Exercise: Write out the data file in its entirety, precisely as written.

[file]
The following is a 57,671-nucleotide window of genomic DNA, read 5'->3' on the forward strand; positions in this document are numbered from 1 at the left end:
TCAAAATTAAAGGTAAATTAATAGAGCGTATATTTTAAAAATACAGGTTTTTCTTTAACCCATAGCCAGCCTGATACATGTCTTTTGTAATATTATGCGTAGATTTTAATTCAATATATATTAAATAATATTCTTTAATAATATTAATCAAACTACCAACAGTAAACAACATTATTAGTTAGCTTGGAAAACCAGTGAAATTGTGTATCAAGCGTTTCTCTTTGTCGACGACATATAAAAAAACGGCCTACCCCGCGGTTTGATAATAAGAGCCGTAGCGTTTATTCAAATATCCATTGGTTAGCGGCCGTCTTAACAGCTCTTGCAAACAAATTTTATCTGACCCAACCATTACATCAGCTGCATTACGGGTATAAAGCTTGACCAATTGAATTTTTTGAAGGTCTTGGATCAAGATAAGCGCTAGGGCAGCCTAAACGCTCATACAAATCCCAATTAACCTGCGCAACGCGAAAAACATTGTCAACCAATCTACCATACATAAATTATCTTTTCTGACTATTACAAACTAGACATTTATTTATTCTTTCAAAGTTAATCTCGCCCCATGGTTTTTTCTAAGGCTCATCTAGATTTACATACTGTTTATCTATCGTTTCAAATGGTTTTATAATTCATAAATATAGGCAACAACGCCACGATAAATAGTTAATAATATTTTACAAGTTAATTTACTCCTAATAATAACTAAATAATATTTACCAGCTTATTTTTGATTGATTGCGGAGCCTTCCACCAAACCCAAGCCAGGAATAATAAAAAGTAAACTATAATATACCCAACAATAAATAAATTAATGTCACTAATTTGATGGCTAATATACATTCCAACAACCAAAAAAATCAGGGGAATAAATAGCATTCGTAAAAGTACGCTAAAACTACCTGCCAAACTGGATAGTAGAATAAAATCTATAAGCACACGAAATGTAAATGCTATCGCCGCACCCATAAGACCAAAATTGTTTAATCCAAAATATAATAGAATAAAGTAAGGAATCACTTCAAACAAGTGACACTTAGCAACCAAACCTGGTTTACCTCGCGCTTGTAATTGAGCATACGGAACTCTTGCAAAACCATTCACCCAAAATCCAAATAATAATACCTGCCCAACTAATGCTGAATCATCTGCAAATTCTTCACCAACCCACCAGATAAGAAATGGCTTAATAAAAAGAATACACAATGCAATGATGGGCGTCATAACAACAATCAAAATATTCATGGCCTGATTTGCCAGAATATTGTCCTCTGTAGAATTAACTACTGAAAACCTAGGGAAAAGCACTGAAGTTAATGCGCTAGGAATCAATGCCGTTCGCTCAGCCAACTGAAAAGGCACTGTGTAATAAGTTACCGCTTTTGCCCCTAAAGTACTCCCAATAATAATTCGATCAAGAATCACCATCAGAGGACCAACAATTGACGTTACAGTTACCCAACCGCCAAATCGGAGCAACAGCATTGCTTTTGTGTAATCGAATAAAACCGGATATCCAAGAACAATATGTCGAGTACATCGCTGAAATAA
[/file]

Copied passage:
The following is a 57,671-nucleotide window of genomic DNA, read 5'->3' on the forward strand; positions in this document are numbered from 1 at the left end:
TCAAAATTAAAGGTAAATTAATAGAGCGTATATTTTAAAAATACAGGTTTTTCTTTAACCCATAGCCAGCCTGATACATGTCTTTTGTAATATTATGCGTAGATTTTAATTCAATATATATTAAATAATATTCTTTAATAATATTAATCAAACTACCAACAGTAAACAACATTATTAGTTAGCTTGGAAAACCAGTGAAATTGTGTATCAAGCGTTTCTCTTTGTCGACGACATATAAAAAAACGGCCTACCCCGCGGTTTGATAATAAGAGCCGTAGCGTTTATTCAAATATCCATTGGTTAGCGGCCGTCTTAACAGCTCTTGCAAACAAATTTTATCTGACCCAACCATTACATCAGCTGCATTACGGGTATAAAGCTTGACCAATTGAATTTTTTGAAGGTCTTGGATCAAGATAAGCGCTAGGGCAGCCTAAACGCTCATACAAATCCCAATTAACCTGCGCAACGCGAAAAACATTGTCAACCAATCTACCATACATAAATTATCTTTTCTGACTATTACAAACTAGACATTTATTTATTCTTTCAAAGTTAATCTCGCCCCATGGTTTTTTCTAAGGCTCATCTAGATTTACATACTGTTTATCTATCGTTTCAAATGGTTTTATAATTCATAAATATAGGCAACAACGCCACGATAAATAGTTAATAATATTTTACAAGTTAATTTACTCCTAATAATAACTAAATAATATTTACCAGCTTATTTTTGATTGATTGCGGAGCCTTCCACCAAACCCAAGCCAGGAATAATAAAAAGTAAACTATAATATACCCAACAATAAATAAATTAATGTCACTAATTTGATGGCTAATATACATTCCAACAACCAAAAAAATCAGGGGAATAAATAGCATTCGTAAAAGTACGCTAAAACTACCTGCCAAACTGGATAGTAGAATAAAATCTATAAGCACACGAAATGTAAATGCTATCGCCGCACCCATAAGACCAAAATTGTTTAATCCAAAATATAATAGAATAAAGTAAGGAATCACTTCAAACAAGTGACACTTAGCAACCAAACCTGGTTTACCTCGCGCTTGTAATTGAGCATACGGAACTCTTGCAAAACCATTCACCCAAAATCCAAATAATAATACCTGCCCAACTAATGCTGAATCATCTGCAAATTCTTCACCAACCCACCAGATAAGAAATGGCTTAATAAAAAGAATACACAATGCAATGATGGGCGTCATAACAACAATCAAAATATTCATGGCCTGATTTGCCAGAATATTGTCCTCTGTAGAATTAACTACTGAAAACCTAGGGAAAAGCACTGAAGTTAATGCGCTAGGAATCAATGCCGTTCGCTCAGCCAACTGAAAAGGCACTGTGTAATAAGTTACCGCTTTTGCCCCTAAAGTACTCCCAATAATAATTCGATCAAGAATCACCATCAGAGGACCAACAATTGACGTTACAGTTACCCAACCGCCAAATCGGAGCAACAGCATTGCTTTTGTGTAATCGAATAAAACCGGATATCCAAGAACAATATGTCGAGTACATCGCTGAAATAA